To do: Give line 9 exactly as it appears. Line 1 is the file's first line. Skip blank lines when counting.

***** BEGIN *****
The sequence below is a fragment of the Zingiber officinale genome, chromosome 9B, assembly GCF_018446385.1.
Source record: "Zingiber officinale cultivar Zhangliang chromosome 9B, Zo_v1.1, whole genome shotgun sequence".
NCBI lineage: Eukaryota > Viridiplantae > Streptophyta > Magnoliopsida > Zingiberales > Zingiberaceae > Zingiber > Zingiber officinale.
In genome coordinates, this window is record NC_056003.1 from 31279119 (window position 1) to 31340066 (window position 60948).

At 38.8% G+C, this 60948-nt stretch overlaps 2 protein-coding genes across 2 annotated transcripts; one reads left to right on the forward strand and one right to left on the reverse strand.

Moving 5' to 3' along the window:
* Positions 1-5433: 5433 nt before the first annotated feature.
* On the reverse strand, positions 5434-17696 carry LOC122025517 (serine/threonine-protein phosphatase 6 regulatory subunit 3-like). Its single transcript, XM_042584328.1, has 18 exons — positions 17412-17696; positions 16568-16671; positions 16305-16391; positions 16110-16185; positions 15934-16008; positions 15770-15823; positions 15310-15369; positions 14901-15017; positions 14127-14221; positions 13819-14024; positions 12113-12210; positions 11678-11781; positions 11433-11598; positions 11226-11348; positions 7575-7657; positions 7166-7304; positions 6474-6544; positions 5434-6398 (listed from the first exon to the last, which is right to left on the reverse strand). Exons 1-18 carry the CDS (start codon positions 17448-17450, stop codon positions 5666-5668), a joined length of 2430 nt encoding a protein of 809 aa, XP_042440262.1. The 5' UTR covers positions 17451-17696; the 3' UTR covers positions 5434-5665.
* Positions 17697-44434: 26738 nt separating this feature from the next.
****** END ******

* Positions 17697-44434: 26738 nt separating this feature from the next.